Following a year of two halves, 2020 could be a strong one for property investors if they look at the data, an industry expert has suggested.
In a recent episode of The Smart Property Investment Show podcast, CoreLogic head of research Eliza Owen discussed the macro factors driving the Australian property market.
“I think looking at economic fundamentals of areas and considering not just the rise in employment or the growth of a particular industry, but really thinking about what kind of industry are we looking at, what is the likelihood that it’s going to have long-term gains for an area,” Ms Owen said.
The data shows that a 1 per cent reduction in the cash rate leads to an 8 per cent increase over the following two years.
With the Reserve Bank previously reducing rates by 0.75 per cent in 2019, and further rate cuts expected in 2020, demand for property in Australia will increase due to cheap loans.
“Off the back of that, we’d expect an increase in property prices as a result,” Ms Owen said.
Is it a bubble?
As Australia’s market continues to show strong signs of growth in 2020, commentary around it becoming unsustainable continues to rise.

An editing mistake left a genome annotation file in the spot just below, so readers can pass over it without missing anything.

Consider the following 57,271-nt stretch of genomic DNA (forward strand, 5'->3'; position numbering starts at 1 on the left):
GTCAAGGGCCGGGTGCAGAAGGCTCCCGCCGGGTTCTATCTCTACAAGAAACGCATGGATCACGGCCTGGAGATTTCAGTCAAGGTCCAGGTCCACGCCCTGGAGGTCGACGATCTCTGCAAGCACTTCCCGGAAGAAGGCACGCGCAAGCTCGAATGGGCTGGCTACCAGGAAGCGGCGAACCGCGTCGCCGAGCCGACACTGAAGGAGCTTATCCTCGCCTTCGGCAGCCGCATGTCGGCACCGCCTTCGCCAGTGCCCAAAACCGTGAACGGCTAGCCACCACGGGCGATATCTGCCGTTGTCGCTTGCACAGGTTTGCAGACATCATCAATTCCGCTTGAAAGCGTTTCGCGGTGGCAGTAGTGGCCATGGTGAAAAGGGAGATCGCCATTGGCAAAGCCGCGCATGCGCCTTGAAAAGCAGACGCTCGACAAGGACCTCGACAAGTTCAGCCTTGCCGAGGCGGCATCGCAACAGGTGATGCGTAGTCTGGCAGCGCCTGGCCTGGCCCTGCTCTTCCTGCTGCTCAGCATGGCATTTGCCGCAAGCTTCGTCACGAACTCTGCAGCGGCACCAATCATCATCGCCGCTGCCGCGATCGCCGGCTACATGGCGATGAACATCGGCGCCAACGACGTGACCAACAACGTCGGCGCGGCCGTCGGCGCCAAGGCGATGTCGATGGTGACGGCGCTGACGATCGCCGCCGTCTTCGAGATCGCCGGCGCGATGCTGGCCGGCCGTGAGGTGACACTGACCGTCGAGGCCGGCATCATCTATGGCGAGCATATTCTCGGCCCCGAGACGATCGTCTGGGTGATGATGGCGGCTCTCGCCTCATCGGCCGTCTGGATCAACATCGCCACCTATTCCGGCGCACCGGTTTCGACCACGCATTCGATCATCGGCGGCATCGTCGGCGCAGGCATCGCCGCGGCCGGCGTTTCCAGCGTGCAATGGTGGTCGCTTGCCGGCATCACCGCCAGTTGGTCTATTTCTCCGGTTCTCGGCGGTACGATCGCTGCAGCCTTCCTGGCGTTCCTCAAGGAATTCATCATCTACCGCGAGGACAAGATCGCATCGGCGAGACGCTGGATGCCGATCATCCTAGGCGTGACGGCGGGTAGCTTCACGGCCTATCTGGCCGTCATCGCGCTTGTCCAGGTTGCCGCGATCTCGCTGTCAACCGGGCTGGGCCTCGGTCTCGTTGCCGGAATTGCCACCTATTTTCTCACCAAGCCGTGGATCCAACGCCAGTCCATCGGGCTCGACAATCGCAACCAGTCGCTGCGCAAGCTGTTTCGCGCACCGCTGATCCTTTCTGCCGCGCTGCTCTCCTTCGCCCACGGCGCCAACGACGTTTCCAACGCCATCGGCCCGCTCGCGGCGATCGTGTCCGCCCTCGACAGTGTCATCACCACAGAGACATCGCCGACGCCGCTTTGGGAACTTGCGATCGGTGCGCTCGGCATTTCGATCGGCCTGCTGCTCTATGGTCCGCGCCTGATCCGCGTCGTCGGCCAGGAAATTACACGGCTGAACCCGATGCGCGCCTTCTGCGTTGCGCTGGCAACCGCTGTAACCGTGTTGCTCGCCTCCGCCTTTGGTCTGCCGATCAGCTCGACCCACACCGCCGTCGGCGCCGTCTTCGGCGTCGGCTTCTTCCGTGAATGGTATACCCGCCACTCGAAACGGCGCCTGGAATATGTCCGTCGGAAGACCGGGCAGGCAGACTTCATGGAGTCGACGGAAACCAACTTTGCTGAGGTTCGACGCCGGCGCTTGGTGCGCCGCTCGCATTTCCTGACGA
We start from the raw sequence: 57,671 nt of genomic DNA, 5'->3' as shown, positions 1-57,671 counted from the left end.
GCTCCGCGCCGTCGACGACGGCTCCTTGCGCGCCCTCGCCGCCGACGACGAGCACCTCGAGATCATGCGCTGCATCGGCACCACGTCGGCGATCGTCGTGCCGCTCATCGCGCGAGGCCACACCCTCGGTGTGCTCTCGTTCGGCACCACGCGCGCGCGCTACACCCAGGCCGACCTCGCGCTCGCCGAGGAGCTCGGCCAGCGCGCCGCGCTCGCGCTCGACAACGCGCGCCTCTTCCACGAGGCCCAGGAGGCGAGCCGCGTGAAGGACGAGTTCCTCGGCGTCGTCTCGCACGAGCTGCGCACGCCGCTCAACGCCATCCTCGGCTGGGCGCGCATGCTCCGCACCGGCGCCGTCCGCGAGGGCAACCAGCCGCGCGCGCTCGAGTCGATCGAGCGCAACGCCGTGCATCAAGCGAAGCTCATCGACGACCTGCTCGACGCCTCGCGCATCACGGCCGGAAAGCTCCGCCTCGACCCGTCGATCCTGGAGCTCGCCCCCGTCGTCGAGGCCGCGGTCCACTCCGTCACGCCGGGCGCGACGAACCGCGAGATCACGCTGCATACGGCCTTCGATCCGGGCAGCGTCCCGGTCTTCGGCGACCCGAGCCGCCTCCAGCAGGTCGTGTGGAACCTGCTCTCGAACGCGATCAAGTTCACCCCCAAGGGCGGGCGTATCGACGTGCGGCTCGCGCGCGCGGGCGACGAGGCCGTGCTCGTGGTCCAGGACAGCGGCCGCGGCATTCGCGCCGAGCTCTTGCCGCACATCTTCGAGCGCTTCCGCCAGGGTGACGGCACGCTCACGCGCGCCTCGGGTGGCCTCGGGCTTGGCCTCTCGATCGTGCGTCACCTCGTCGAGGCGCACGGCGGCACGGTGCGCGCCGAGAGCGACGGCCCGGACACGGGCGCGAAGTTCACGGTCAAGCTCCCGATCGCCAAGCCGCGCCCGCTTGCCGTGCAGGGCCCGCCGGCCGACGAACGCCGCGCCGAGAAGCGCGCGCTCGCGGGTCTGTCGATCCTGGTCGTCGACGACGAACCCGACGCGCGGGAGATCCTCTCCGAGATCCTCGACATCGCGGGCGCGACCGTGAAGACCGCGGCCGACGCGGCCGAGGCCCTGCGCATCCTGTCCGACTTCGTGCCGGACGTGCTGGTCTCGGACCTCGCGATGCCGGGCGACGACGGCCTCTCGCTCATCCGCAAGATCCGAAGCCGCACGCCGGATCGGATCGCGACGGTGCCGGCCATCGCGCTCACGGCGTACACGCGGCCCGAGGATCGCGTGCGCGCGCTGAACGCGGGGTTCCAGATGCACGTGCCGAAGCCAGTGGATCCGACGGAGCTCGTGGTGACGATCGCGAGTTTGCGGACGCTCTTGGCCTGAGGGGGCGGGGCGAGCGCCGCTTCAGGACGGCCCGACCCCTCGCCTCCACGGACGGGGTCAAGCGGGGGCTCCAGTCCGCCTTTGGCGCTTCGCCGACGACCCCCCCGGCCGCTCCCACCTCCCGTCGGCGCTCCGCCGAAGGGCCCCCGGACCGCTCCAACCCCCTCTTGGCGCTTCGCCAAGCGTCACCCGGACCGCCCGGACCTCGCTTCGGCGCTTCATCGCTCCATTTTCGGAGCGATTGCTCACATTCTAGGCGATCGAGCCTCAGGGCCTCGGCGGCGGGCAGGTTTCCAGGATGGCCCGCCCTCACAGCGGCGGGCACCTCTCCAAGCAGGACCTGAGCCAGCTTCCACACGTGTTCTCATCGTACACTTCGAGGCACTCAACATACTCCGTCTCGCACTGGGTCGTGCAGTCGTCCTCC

However, while Sydney’s housing market has shown signs of being a bubble in the past, Ms Owen suggested regulators have stopped this.
“I think it’s fair to say we did kind of have bubble conditions specifically in the house segment of the Sydney market. And then, a sort of drop of about 17 per cent.”
“It is back up but not quite to where it was at the peak of its cycle. And a lot of that was because there was a high concentration of investment in that market, but also a high concentration of potentially risky lending, namely in the form of high levels of interest-only loans,” she explained.
“The regulators stepped in accordingly to limit the level of interest-only lending that was going out.”
“What’s an important thing to remember is that the property market isn’t operating in this vacuum, it’s operating in an environment where government bodies and statutory authorities can see what is happening and can intervene to make sure that things don’t get too speculative or too risky,” Ms Owen concluded.